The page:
Psychologist: Self-critical Child Could be Showing Obsessiveness
Oakland Press, December 15, 2005
For more articles like this
Q: My son is 11
years old and in the sixth grade. Dwayne is an excellent student
and never gives us a problem at home. My concern is that he is
overly neat and very self-critical. He always thinks he could
have done things better, even when he receives an A at school or
praise for something he has done at home.
What can I do to help him relax and feel better about himself?
A: Dwayne’s behavior and attitude toward himself are descriptive
of someone who is perfectionistic, demanding of himself and
needs to constantly seek proof of his self worth.
These traits and behaviors can serve to motivate achievement
when they are at moderate levels of intensity.
However, at high intensity, these same traits can immobilize a
person or create so much worry and self-consciousness that the
person functions well below their potential. In extreme cases an
individual may have an obsessive-compulsive disorder. Symptoms
of OCD include compulsive rituals, repetitive checking,
obsessive thoughts and reliance on routines and sameness in the
environment. Dwayne’s behaviors appear to be troublesome but are
not interfering in a significant manner with his ability to
function on a daily basis.
You might be able to help Dwayne by encouraging him to focus
more on the positive efforts he is making and less on the
outcomes of his efforts.
For example, praise the time and energy he puts into doing yard
work, not the appearance of the yard. Comment on his positive
preparation for a test, not the grade he receives. By focusing
on the process — how you go about doing something — rather than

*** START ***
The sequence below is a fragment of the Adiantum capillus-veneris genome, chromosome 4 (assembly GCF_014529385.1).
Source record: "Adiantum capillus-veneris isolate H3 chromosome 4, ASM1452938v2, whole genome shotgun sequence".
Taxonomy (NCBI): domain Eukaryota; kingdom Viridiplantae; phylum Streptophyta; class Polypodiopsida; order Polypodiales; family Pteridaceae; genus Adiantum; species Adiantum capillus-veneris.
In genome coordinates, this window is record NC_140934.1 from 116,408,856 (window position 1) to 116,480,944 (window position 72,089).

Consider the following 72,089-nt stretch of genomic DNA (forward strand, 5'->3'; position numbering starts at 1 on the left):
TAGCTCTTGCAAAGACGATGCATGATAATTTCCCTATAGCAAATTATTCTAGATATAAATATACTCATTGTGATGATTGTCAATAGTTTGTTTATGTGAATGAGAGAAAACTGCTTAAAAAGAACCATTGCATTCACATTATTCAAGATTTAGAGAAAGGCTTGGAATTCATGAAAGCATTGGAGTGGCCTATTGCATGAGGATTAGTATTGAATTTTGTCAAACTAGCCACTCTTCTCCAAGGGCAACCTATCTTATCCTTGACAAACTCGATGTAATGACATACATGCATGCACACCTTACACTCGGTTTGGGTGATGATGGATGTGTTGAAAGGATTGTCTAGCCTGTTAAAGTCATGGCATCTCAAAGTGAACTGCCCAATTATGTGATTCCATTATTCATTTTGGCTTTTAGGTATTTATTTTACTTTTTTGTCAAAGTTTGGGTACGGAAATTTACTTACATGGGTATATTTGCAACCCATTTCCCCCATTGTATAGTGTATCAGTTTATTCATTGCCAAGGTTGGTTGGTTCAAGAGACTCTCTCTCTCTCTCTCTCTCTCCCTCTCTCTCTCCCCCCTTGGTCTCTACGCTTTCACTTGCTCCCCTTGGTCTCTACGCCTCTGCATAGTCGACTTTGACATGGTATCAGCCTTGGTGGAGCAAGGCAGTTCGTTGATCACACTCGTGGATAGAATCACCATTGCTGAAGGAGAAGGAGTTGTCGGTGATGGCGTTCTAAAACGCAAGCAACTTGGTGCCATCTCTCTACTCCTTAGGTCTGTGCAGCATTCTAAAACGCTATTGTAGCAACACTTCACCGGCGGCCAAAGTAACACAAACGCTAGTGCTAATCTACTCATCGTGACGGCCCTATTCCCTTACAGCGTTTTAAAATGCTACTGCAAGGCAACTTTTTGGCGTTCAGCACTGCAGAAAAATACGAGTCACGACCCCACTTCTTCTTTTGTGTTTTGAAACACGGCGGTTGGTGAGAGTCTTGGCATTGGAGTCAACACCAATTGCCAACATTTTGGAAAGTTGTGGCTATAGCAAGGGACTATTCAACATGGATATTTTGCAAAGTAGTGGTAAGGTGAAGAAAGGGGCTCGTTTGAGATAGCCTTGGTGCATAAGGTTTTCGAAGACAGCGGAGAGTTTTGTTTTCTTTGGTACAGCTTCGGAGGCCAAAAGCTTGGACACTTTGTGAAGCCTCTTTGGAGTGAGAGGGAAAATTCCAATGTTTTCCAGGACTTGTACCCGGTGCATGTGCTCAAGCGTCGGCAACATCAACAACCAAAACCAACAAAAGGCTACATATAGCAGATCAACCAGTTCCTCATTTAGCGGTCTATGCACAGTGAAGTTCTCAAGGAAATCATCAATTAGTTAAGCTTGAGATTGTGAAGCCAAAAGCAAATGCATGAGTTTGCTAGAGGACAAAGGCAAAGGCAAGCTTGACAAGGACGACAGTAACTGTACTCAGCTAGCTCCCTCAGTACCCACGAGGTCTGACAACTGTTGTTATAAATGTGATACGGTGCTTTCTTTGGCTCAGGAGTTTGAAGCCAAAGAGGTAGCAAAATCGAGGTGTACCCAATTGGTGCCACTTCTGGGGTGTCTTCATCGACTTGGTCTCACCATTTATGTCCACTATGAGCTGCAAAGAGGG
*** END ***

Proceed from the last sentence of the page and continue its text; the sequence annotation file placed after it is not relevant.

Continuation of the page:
the product, you can help Dwayne learn to be more focused on his
positive behavior and less preoccupied with outcomes.
Take time to examine your behavior and attitudes. Are you
demonstrating behavior that is a good model of self acceptance?
Are you flexible in the standards you apply to yourself and
others? Do you offer Dwayne affection and approval that is not
dependent on what he does or achieves?
Your school’s social worker, counselor or psychologist are good
resources to support you in your efforts to help Dwayne. They
could supply you with specific ideas related to your situation
and also discuss these issues with Dwayne’s teacher. If you do
consult with school staff, tell Dwayne what you are doing and
why you are meeting with school staff.
Be positive and reassure Dwayne that the meetings are
confidential, will include him when appropriate and that you
will keep him informed of any plan that will affect him.
Richard Brozovich, Ph.D., is a licensed school psychologist for
Oakland Schools. Write to him at: The Oakland Press, 48 W.
Huron, Pontiac 48342.
back to the top ~
back to Breaking News
~ back to